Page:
Science signaling podcast for 9 May 2017

Trafficking of BK channel subunits in arterial myocytes

Jonathan Jaggar, Annalisa M. Van Hook

Research output: Contribution to journalReview article

Abstract

This Podcast features a conversation with Jonathan Jaggar, senior author of a Research Article that appears in the 9 May 2017 issue of Science Signaling, about trafficking of big potassium (BK) channel subunits in arterial myocytes. Depolarization of the arterial myocyte membrane causes a rise in intracellular calcium that stimulates the cell to contract, which leads to vasoconstriction. Membrane depolarization also activates BK channels, which allow potassium to flow out of the cell, thus repolarizing the membrane and promoting vasodilation. Leo et al. found that a critical aspect of this negative feedback mechanism was the trafficking of the regulatory p1 BK channel subunit to the plasma membrane. Membrane depolarization caused the p1 subunit to translocate to the plasma membrane, where it associated with the pore-forming a subunit to increase the calcium sensitivity of the channel. These findings identify trafficking of regulatory subunits as a mode of regulation for multisubunit ion channels.

Original languageEnglish (US)
Article numberaan4849
JournalScience Signaling
Volume10
Issue number478
DOIs
StatePublished - May 9 2017

Fingerprint

Webcasts
Large-Conductance Calcium-Activated Potassium Channels
Muscle Cells
Depolarization
Membranes
Cell membranes
Potassium
Cell Membrane
Calcium
Potassium Channels
Calcium Channels
Vasoconstriction
Ion Channels
Vasodilation
Feedback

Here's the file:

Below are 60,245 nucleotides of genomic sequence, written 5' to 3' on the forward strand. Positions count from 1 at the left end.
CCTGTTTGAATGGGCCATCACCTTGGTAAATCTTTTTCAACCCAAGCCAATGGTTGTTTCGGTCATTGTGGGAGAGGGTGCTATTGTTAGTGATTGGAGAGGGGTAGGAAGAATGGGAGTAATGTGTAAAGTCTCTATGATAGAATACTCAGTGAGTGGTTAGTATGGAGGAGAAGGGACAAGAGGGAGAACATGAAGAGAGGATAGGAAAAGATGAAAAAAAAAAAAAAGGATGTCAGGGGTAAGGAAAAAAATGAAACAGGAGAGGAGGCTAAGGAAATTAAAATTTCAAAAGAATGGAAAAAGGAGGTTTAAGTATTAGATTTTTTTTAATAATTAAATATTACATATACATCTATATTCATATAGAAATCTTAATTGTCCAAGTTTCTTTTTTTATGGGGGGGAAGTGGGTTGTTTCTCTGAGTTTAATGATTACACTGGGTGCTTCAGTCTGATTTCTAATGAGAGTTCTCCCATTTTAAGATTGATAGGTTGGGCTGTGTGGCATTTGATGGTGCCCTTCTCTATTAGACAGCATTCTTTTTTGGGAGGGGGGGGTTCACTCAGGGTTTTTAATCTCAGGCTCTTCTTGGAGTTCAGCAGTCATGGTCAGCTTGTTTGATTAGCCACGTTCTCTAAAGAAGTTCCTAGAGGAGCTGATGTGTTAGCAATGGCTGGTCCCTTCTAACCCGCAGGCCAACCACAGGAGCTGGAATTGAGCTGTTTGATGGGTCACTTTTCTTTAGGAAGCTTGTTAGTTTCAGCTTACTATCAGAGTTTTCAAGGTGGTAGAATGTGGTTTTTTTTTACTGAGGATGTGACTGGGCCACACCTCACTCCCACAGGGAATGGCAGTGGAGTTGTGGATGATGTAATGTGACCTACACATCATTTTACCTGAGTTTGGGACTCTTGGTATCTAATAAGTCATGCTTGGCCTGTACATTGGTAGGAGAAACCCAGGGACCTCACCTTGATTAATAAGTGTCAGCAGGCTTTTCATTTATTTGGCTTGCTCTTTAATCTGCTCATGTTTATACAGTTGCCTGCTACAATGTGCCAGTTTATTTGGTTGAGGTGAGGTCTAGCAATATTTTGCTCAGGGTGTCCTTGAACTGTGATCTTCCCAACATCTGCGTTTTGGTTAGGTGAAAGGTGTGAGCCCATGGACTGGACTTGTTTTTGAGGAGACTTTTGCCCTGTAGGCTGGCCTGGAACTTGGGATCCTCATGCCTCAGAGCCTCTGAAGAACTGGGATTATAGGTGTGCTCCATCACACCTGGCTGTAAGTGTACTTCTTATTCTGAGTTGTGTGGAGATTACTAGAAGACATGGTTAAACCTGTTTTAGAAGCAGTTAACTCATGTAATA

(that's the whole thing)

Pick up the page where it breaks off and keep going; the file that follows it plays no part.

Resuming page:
Research

All Science Journal Classification (ASJC) codes

  • Biochemistry
  • Molecular Biology
  • Cell Biology

Cite this

Science signaling podcast for 9 May 2017 : Trafficking of BK channel subunits in arterial myocytes. / Jaggar, Jonathan; Van Hook, Annalisa M.

In: Science Signaling, Vol. 10, No. 478, aan4849, 09.05.2017.

Research output: Contribution to journalReview article

@article{cc0a3e33b8e24adcab01a37d14d79b76,
title = "Science signaling podcast for 9 May 2017: Trafficking of BK channel subunits in arterial myocytes",
abstract = "This Podcast features a conversation with Jonathan Jaggar, senior author of a Research Article that appears in the 9 May 2017 issue of Science Signaling, about trafficking of big potassium (BK) channel subunits in arterial myocytes. Depolarization of the arterial myocyte membrane causes a rise in intracellular calcium that stimulates the cell to contract, which leads to vasoconstriction. Membrane depolarization also activates BK channels, which allow potassium to flow out of the cell, thus repolarizing the membrane and promoting vasodilation. Leo et al. found that a critical aspect of this negative feedback mechanism was the trafficking of the regulatory p1 BK channel subunit to the plasma membrane. Membrane depolarization caused the p1 subunit to translocate to the plasma membrane, where it associated with the pore-forming a subunit to increase the calcium sensitivity of the channel. These findings identify trafficking of regulatory subunits as a mode of regulation for multisubunit ion channels.",